During the mid-1970s, it was discovered that some infected young children contracted the disease from their pet turtles. Many of these children didn't exercise proper hygiene (such as washing their hands after handling the turtles and even placing the turtles in their mouths). Legislation was passed in the U.S.A. making it illegal to sell turtles with a shell length smaller than 4 inches (apparently turtles larger than this can't easily be placed in a child's mouth!) Before purchasing a turtle, check the laws in your municipality regarding legal ownership of pet turtles.
Prevention, through proper hygiene, is the best way to control this disease. Properly clean and disinfect the cage every time it is soiled. Clean up all feces right away. Have a separate cleaning area for people and reptiles. Most importantly, wash your hands thoroughly with disinfectant soap every time after handling, cleaning or feeding your box turtle to help minimize the risks.
"Most importantly, wash your hands thoroughly with disinfectant soap every time after handling, cleaning or feeding your box turtle to help minimize the risks."
Since most box turtles that carry Salmonella are not ill, they usually require no treatment (treatment is often unsuccessful in killing the bacteria anyway).
If given the opportunity, most wild box turtles will attempt to hibernate, depending on the subspecies and its native locale. In captivity, if the photoperiod (day length) is kept at 12-14 hours and the environmental conditions are warm, then hibernation is skipped. While controversial, many veterinarians feel that it is not necessary for the turtle's health that it hibernate, but some owners wish to provide suitable conditions for hibernating. If so, you should thoroughly discuss this with your veterinarian. Hibernation is very stressful, and sub-clinical illnesses can manifest themselves during hibernation.
Only turtles that are in well fed and in good health should be allowed to hibernate, so a thorough examination and appropriate laboratory tests are essential prior to hibernation!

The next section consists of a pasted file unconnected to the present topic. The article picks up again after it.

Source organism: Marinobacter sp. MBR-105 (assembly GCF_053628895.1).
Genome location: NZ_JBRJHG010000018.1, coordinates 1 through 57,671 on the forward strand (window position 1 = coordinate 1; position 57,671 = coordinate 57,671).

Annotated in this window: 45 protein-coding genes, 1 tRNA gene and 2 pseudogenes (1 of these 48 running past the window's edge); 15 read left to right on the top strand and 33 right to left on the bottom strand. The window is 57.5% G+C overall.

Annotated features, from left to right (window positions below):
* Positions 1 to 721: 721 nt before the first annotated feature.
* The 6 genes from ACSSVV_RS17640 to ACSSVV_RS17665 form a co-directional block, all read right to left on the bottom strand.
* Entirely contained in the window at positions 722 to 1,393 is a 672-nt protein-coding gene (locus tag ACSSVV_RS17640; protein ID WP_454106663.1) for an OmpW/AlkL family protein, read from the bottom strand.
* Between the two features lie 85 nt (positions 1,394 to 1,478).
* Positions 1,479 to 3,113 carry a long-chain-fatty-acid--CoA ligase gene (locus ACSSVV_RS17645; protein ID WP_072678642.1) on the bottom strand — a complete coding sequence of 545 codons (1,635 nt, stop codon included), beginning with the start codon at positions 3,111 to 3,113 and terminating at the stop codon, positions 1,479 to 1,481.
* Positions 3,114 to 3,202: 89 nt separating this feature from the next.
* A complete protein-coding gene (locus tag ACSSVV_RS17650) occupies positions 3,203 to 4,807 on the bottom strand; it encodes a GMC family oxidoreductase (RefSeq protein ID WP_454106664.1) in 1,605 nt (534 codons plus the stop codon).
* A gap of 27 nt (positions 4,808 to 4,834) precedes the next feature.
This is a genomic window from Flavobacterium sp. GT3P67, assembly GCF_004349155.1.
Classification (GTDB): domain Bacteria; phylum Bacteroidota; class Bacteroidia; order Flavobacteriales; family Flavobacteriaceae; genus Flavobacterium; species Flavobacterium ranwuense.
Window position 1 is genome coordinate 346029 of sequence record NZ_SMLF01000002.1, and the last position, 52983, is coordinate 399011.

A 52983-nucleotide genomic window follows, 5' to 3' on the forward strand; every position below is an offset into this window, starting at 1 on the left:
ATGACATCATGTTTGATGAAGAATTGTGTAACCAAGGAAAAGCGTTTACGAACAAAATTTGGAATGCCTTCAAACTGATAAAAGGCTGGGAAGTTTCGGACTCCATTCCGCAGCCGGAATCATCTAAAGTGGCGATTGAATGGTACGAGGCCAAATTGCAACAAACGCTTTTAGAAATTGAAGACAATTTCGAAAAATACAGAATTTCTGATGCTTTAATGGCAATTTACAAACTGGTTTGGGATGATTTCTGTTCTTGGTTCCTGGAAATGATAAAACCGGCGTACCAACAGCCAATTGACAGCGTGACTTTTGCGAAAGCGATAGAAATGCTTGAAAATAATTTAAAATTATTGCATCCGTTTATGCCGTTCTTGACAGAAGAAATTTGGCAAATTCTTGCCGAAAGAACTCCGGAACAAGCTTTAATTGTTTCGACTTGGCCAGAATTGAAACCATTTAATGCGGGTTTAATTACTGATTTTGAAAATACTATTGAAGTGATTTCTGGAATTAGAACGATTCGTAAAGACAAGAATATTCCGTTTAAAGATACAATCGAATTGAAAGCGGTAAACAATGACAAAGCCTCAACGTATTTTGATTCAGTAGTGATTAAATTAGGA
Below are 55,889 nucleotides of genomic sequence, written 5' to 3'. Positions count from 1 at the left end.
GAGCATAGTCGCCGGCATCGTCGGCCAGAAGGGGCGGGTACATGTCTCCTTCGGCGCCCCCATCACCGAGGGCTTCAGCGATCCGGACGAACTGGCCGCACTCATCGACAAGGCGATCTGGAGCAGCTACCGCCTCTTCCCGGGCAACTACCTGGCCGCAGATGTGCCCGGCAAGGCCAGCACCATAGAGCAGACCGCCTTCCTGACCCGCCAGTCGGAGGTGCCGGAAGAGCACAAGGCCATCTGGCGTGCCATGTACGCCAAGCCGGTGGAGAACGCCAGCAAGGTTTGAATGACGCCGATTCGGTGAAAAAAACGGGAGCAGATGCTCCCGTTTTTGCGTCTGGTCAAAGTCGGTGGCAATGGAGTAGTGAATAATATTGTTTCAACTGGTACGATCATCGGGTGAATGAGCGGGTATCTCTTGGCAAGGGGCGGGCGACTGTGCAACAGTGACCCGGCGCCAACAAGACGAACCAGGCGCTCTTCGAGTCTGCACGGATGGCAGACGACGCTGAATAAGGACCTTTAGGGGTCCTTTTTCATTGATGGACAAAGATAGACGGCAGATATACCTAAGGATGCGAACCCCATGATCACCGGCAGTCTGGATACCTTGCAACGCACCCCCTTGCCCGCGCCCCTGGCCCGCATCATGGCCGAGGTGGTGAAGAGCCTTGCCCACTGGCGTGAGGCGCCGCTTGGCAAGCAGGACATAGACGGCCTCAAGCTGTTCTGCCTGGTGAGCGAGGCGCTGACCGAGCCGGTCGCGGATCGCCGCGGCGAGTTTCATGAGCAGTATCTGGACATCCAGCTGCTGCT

A common problem in turtles is "pseudohibernation". True hibernation requires a constant temperature between 50o-60o F (10 o -16 o C). Persistent temperatures above 60 o F (16 o C) are not cool enough for true hibernation. These animals appear as if they are hibernating, but in reality, the turtle's metabolism doesn't decrease and it slowly starves.
Dystocia or egg binding happens when the female box turtle is unable to pass her eggs. It is a reasonably common problem in reptiles and can be life threatening. It is caused by a variety of factors. Most commonly, it is associated with poor husbandry including improper environment, incorrect lighting and temperature, inadequate nesting sites, improper diet (malnutrition) and dehydration. Other contributing factors include the age and condition of the animal, injuries or physical obstruction from deformed or oversized eggs, physical abnormalities with the reproductive tract or pelvis, infections, constipation, abscesses or masses. A healthy gravid (with eggs) box turtle may not eat, but she will still be bright, active and alert. A gravid box turtle with dystocia is anorexic and rapidly becomes sick, lethargic or unresponsive. A veterinarian familiar with reptiles must examine this animal immediately. A physical examination, blood tests and X-rays are used to facilitate diagnosis. Medical and/or surgical procedures may be needed to help these animals.